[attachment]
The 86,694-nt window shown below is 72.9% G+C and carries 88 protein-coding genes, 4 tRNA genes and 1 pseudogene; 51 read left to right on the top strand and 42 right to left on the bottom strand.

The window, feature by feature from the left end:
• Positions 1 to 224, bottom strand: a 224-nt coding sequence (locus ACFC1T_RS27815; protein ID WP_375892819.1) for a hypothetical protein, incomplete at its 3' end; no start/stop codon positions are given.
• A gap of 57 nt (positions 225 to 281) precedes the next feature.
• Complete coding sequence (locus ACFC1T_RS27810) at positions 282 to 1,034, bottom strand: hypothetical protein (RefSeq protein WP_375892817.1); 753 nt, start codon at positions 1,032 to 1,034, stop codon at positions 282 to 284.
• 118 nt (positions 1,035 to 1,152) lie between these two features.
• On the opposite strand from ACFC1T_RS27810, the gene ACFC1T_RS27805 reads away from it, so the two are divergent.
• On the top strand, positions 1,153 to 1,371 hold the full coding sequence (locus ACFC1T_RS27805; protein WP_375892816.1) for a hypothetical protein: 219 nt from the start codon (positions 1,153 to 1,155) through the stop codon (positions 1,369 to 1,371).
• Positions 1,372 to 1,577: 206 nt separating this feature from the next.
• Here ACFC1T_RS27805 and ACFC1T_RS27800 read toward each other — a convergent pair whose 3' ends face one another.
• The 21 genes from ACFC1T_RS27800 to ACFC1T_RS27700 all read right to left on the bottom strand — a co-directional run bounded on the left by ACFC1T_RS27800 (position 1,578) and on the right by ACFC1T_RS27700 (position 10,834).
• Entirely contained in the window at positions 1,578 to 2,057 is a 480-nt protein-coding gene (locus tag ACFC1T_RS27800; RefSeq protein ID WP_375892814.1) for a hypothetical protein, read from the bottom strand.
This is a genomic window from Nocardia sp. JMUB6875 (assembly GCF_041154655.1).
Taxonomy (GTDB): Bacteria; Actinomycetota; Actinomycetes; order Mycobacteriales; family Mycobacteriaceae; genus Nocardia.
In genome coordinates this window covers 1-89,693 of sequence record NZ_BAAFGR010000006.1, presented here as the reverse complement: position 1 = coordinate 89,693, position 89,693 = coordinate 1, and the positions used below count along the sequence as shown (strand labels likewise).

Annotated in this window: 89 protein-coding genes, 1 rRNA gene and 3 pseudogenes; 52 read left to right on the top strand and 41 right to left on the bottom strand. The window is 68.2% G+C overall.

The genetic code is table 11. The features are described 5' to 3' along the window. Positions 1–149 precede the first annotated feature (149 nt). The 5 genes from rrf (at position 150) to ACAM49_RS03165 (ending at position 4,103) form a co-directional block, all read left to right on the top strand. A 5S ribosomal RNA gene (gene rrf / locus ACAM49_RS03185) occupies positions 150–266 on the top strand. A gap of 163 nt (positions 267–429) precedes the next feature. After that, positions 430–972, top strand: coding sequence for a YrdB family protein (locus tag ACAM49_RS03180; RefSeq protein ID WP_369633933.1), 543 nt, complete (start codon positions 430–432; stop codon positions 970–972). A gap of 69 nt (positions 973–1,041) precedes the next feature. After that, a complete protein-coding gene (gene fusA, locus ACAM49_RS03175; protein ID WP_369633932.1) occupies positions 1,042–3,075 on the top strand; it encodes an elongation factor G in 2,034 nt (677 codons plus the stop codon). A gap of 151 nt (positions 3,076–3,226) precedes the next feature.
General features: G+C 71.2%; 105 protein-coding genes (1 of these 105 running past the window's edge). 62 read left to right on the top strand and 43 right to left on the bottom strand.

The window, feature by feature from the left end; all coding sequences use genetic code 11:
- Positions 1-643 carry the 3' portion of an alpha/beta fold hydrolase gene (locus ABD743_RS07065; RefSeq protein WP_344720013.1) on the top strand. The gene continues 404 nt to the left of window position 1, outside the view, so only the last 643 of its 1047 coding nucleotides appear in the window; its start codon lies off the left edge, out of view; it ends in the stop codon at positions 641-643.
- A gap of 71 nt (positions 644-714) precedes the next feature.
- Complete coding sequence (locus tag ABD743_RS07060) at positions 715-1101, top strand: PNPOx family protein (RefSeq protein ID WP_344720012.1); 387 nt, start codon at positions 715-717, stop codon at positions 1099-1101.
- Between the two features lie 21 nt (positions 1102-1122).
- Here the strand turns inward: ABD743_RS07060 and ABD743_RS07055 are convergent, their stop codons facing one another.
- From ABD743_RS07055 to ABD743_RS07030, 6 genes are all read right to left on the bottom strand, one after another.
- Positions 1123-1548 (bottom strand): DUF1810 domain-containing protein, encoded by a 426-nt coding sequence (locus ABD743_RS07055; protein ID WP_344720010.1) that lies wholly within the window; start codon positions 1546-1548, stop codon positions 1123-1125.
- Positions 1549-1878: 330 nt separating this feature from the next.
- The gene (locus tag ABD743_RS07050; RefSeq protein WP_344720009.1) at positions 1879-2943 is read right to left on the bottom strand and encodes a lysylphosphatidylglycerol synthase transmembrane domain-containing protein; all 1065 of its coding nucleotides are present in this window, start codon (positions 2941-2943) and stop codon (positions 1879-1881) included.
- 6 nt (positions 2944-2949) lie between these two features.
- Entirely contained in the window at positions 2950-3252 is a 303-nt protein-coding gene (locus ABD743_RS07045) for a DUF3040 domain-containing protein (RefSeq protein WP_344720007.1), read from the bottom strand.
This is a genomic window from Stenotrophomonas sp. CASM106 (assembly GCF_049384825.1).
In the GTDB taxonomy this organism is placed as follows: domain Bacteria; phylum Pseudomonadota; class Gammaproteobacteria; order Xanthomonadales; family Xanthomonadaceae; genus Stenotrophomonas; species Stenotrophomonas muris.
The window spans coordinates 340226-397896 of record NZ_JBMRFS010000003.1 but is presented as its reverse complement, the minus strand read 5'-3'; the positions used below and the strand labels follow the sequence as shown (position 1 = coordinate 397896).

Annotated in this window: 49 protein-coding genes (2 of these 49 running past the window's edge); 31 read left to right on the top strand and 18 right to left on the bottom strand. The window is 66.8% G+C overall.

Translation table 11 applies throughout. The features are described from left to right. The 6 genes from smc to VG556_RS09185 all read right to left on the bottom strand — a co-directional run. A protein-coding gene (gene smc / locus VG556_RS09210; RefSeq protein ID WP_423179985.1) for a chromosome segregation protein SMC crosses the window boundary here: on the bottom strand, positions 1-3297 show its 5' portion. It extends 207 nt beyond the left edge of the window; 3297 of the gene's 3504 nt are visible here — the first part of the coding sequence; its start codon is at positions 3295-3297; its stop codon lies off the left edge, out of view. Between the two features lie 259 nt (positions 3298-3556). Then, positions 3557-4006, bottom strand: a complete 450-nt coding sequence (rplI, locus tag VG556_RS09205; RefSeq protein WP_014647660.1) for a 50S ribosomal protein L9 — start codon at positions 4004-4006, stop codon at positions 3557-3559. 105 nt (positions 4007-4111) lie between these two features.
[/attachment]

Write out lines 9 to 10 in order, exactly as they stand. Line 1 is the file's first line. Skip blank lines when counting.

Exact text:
• Positions 1,372 to 1,577: 206 nt separating this feature from the next.
• Here ACFC1T_RS27805 and ACFC1T_RS27800 read toward each other — a convergent pair whose 3' ends face one another.